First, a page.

However, Julhaina is confident that BDA, with its years of operation, the agency is already capable of handling financial resources. (However, Julhaina is confident that with its years of operations, BDA is already more than capable of handling financial resources)

“Currently, the financial system of BDA is already practiced. Our policies and guidelines are in placed. We already have our administrative and financial manuals, also operational manuals that serves as guidance on how we move forward when it comes to financial operation of BDA” she told. 

Julhaina added that despite of this, the manual can still be enhanced depending on pertinency, must be aligned to the current trends, moreover to the context of the Bangsamoro.

She shares experience on the journey of the BDA to systematize its financial management along with the institutionalization of the agency in general.

“It was not easy, because we know for a fact that in Bangsamoro, there is really a different context,” Julhaina said.

BDA receives project from different donors and each of them requires variety of financial policies that the agency has to adhere (in addition to its own policies)

“So, we have to deal with that and we have to carefully cascade that information to our staff at BDA, because imposing a policy was not that easy. Some would refuse to believe and obey, but we have to work more considering local context”, she told.

Julhaina believes that at BDA and in the Bangsamoro, in general, financial management is not only about complying to the policies and guidelines.

“It is as if working for the global standards while considering the local context”, she said.

Why centavo matters for accountability?

For Julhaina, working for finance is equivalent to accountability. Hence, her team at finance division continuously work together to ensure that every centavo in a whole project cost for instance, is well-accounted.

“In a project, there is work and financial planning, where each activity is provided with specific budget to deliver the expected outputs of the project. We do accounting to see if each cent is spent according to its purpose”, she said.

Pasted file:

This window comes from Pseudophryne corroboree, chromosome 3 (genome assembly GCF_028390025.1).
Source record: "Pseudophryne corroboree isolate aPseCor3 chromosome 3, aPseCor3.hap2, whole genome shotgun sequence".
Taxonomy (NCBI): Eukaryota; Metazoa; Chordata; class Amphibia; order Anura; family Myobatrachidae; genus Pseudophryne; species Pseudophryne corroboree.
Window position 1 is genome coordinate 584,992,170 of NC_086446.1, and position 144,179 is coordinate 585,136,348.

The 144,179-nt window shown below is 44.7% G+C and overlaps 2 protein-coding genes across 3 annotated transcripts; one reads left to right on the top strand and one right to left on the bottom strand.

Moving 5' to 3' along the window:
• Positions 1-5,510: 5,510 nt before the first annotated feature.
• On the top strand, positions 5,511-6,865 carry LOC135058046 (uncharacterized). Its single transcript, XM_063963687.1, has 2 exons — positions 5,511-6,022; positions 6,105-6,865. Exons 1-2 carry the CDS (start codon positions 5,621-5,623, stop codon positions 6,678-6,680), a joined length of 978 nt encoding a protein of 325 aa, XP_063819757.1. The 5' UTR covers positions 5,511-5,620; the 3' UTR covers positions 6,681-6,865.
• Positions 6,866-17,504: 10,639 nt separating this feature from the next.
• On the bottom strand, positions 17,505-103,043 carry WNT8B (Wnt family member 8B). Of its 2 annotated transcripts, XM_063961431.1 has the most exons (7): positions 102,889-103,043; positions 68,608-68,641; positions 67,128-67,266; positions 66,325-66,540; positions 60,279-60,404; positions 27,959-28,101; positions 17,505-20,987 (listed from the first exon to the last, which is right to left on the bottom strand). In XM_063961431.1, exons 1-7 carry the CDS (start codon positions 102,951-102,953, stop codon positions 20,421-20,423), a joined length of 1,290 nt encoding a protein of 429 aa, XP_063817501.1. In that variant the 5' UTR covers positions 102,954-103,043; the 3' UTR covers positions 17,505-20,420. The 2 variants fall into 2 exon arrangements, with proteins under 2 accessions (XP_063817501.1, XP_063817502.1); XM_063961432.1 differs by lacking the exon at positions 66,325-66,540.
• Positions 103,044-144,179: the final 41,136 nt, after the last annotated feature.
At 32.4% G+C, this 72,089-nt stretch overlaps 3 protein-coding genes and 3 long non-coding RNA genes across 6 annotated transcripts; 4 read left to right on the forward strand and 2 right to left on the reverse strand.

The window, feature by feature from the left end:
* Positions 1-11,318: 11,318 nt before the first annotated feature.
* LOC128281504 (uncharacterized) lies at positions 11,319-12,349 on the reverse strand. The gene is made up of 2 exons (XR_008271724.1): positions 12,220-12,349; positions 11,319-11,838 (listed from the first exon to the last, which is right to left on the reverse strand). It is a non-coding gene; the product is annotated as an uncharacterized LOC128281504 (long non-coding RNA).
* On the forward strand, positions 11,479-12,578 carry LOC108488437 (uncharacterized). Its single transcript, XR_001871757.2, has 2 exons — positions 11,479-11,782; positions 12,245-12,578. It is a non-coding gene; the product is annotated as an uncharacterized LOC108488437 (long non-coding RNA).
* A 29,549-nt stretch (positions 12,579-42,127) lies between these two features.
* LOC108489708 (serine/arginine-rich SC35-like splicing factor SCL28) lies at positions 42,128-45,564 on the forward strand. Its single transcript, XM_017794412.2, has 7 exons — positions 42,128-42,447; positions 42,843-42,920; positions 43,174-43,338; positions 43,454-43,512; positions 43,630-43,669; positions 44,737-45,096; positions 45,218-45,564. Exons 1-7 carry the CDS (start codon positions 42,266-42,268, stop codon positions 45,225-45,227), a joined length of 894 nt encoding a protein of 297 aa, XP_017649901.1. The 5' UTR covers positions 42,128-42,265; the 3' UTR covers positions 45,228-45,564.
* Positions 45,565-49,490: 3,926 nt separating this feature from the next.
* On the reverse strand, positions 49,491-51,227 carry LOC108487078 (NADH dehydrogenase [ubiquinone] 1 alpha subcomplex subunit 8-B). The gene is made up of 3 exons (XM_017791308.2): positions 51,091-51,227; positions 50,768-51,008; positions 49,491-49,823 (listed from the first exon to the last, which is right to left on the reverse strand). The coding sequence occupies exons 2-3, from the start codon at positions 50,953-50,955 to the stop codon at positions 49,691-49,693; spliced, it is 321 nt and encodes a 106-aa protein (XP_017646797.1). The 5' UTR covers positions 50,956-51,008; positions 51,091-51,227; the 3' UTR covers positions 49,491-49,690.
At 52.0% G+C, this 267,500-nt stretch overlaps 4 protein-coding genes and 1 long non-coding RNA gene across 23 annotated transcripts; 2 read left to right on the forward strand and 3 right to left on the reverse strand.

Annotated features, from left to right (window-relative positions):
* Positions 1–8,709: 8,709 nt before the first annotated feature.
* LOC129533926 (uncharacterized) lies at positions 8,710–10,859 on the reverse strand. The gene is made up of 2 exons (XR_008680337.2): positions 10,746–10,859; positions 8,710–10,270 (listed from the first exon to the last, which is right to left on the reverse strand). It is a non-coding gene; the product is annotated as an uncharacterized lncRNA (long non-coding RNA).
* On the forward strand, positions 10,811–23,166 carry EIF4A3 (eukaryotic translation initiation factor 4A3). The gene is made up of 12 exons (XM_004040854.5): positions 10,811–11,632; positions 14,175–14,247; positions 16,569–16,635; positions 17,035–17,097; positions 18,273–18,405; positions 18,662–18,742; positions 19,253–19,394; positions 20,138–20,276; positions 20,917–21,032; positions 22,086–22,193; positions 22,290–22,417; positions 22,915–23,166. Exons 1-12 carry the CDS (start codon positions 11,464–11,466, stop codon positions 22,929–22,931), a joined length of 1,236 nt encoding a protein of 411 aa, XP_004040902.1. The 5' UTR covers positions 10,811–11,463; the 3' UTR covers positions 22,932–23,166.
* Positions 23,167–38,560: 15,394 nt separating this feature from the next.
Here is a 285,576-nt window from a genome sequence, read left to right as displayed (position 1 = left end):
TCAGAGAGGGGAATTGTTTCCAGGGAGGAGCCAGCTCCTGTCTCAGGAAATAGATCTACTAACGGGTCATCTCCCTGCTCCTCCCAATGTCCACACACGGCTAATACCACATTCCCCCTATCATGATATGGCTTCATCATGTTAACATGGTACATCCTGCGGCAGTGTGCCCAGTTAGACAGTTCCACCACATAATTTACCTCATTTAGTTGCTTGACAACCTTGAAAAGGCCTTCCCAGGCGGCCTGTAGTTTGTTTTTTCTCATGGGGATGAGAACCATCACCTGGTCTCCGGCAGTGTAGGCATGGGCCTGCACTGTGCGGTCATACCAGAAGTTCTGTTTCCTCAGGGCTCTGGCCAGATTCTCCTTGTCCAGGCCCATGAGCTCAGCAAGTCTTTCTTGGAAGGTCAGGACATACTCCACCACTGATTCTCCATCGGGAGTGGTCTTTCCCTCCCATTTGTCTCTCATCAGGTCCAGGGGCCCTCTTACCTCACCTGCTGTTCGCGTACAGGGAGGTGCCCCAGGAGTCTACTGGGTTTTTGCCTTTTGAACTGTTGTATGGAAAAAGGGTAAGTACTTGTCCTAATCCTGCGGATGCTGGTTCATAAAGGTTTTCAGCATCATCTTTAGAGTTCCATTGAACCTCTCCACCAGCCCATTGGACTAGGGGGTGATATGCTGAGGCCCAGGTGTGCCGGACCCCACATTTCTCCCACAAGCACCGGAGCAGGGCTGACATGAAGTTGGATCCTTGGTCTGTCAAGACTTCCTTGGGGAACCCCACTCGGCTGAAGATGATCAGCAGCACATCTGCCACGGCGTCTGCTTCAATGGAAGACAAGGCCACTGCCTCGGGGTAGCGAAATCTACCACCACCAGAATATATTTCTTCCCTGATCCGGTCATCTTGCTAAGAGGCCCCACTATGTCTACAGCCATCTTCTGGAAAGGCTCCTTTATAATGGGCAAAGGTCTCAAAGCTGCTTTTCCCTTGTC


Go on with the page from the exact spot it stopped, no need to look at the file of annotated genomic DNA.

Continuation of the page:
In doing this, Julhaina and her team has been used to confrontations from other staff in the office whenever they impose policies and look for unrecorded amount.

However, such situation is usually settled easily with proper communication and information, and by the cooperation of other people in the organization.

“It is quite difficult but it is our responsibility, because we are entrusted. And for the case of BDA, as development arm of the MILF, whatever our performance is will always have impact to the capacity and image of the Bangsamoro”,

She added that “we always carry the name of the MILF, and attached to that is the peace process that the whole Bangsamoro has been in, so we are always reminded of that”.

BDA was established in 2002 in accordance with the humanitarian, rehabilitation and development aspects of the GPH-MILF Tripoli Agreement of 2001. The agency was primarily mandated to lead, manage and determine relief and rehabilitation in the conflict-affected areas in Mindanao. Further, BDA was created to help build capacity of the Bangsamoro for future governance role.

Julhaina believes that BDA shall strive more on financial management as it is a vital part of project and organizational management, and hopefully to contribute to the governance function of the Bangsamoro.

“We were trained on this field for past 19 years, dealing with different policies imposed by various donor and we are pleased that for that years of service, BDA’s performance on financial management remains acceptable to international partners”, she told.

She ended that “Every centavo counts because it is part of the resources intended to help address the needs of the people- and that’s when peace starts. Also, when each cent is spent according to its purpose, there will be no mistrust, no corruption. Centavo contributes to peace because it speaks of the trust, that is very important to build and sustain harmony and understanding between people and partners.”

Read 645 times Last modified on Saturday, 06 November 2021 15:29